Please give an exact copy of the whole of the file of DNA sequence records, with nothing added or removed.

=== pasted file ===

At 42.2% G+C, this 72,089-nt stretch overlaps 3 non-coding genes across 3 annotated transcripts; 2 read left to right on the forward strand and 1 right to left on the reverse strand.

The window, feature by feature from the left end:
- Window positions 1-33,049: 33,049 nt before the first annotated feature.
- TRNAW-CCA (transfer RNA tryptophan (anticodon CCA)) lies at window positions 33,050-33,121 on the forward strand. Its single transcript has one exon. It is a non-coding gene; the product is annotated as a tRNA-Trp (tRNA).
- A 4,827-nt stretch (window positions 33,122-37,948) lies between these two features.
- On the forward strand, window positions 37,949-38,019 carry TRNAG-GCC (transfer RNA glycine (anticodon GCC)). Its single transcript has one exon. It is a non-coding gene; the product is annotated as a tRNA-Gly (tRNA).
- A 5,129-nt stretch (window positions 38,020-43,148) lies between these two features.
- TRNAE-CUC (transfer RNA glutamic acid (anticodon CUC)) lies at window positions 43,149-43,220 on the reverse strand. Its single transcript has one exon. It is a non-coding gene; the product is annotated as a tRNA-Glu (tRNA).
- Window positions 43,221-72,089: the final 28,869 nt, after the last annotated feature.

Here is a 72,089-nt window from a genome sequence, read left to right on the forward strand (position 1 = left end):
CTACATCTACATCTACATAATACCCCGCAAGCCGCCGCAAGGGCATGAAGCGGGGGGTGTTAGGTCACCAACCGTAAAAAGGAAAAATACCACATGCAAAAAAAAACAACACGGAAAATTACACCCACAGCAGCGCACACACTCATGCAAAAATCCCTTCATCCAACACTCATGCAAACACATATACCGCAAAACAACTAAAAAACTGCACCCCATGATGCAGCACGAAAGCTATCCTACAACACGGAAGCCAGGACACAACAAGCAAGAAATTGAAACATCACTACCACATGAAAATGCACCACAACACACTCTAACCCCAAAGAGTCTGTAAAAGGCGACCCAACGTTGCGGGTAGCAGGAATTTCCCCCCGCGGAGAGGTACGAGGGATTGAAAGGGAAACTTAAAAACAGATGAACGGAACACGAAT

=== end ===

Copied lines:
At 42.2% G+C, this 72,089-nt stretch overlaps 3 non-coding genes across 3 annotated transcripts; 2 read left to right on the forward strand and 1 right to left on the reverse strand.

The window, feature by feature from the left end:
- Window positions 1-33,049: 33,049 nt before the first annotated feature.
- TRNAW-CCA (transfer RNA tryptophan (anticodon CCA)) lies at window positions 33,050-33,121 on the forward strand. Its single transcript has one exon. It is a non-coding gene; the product is annotated as a tRNA-Trp (tRNA).
- A 4,827-nt stretch (window positions 33,122-37,948) lies between these two features.
- On the forward strand, window positions 37,949-38,019 carry TRNAG-GCC (transfer RNA glycine (anticodon GCC)). Its single transcript has one exon. It is a non-coding gene; the product is annotated as a tRNA-Gly (tRNA).
- A 5,129-nt stretch (window positions 38,020-43,148) lies between these two features.
- TRNAE-CUC (transfer RNA glutamic acid (anticodon CUC)) lies at window positions 43,149-43,220 on the reverse strand. Its single transcript has one exon. It is a non-coding gene; the product is annotated as a tRNA-Glu (tRNA).
- Window positions 43,221-72,089: the final 28,869 nt, after the last annotated feature.

Here is a 72,089-nt window from a genome sequence, read left to right on the forward strand (position 1 = left end):
CTACATCTACATCTACATAATACCCCGCAAGCCGCCGCAAGGGCATGAAGCGGGGGGTGTTAGGTCACCAACCGTAAAAAGGAAAAATACCACATGCAAAAAAAAACAACACGGAAAATTACACCCACAGCAGCGCACACACTCATGCAAAAATCCCTTCATCCAACACTCATGCAAACACATATACCGCAAAACAACTAAAAAACTGCACCCCATGATGCAGCACGAAAGCTATCCTACAACACGGAAGCCAGGACACAACAAGCAAGAAATTGAAACATCACTACCACATGAAAATGCACCACAACACACTCTAACCCCAAAGAGTCTGTAAAAGGCGACCCAACGTTGCGGGTAGCAGGAATTTCCCCCCGCGGAGAGGTACGAGGGATTGAAAGGGAAACTTAAAAACAGATGAACGGAACACGAAT